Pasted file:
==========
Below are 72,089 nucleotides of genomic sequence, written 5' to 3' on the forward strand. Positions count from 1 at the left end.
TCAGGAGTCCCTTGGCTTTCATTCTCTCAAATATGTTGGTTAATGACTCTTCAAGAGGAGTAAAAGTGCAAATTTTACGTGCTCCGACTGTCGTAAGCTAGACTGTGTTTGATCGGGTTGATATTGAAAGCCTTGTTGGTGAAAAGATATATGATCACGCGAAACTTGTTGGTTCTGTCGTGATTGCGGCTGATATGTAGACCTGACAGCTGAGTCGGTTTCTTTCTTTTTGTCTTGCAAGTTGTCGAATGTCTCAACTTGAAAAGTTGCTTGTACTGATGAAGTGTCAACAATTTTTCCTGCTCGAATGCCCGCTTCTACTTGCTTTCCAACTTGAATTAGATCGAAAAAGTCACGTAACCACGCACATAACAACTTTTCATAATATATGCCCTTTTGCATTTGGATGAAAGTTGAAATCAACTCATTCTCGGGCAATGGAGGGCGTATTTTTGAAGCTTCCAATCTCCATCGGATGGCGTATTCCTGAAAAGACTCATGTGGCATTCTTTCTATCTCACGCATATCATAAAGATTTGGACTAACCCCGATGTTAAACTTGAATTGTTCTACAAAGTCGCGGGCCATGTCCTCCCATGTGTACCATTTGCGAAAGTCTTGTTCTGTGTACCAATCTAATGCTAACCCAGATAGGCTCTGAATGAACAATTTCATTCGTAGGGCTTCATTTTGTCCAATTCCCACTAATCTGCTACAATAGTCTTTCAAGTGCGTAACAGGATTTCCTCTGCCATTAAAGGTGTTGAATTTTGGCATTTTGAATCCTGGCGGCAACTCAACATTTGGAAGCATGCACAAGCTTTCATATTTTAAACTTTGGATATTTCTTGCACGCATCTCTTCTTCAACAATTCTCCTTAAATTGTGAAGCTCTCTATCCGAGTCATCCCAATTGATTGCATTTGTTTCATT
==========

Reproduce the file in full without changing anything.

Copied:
Below are 72,089 nucleotides of genomic sequence, written 5' to 3' on the forward strand. Positions count from 1 at the left end.
TCAGGAGTCCCTTGGCTTTCATTCTCTCAAATATGTTGGTTAATGACTCTTCAAGAGGAGTAAAAGTGCAAATTTTACGTGCTCCGACTGTCGTAAGCTAGACTGTGTTTGATCGGGTTGATATTGAAAGCCTTGTTGGTGAAAAGATATATGATCACGCGAAACTTGTTGGTTCTGTCGTGATTGCGGCTGATATGTAGACCTGACAGCTGAGTCGGTTTCTTTCTTTTTGTCTTGCAAGTTGTCGAATGTCTCAACTTGAAAAGTTGCTTGTACTGATGAAGTGTCAACAATTTTTCCTGCTCGAATGCCCGCTTCTACTTGCTTTCCAACTTGAATTAGATCGAAAAAGTCACGTAACCACGCACATAACAACTTTTCATAATATATGCCCTTTTGCATTTGGATGAAAGTTGAAATCAACTCATTCTCGGGCAATGGAGGGCGTATTTTTGAAGCTTCCAATCTCCATCGGATGGCGTATTCCTGAAAAGACTCATGTGGCATTCTTTCTATCTCACGCATATCATAAAGATTTGGACTAACCCCGATGTTAAACTTGAATTGTTCTACAAAGTCGCGGGCCATGTCCTCCCATGTGTACCATTTGCGAAAGTCTTGTTCTGTGTACCAATCTAATGCTAACCCAGATAGGCTCTGAATGAACAATTTCATTCGTAGGGCTTCATTTTGTCCAATTCCCACTAATCTGCTACAATAGTCTTTCAAGTGCGTAACAGGATTTCCTCTGCCATTAAAGGTGTTGAATTTTGGCATTTTGAATCCTGGCGGCAACTCAACATTTGGAAGCATGCACAAGCTTTCATATTTTAAACTTTGGATATTTCTTGCACGCATCTCTTCTTCAACAATTCTCCTTAAATTGTGAAGCTCTCTATCCGAGTCATCCCAATTGATTGCATTTGTTTCATT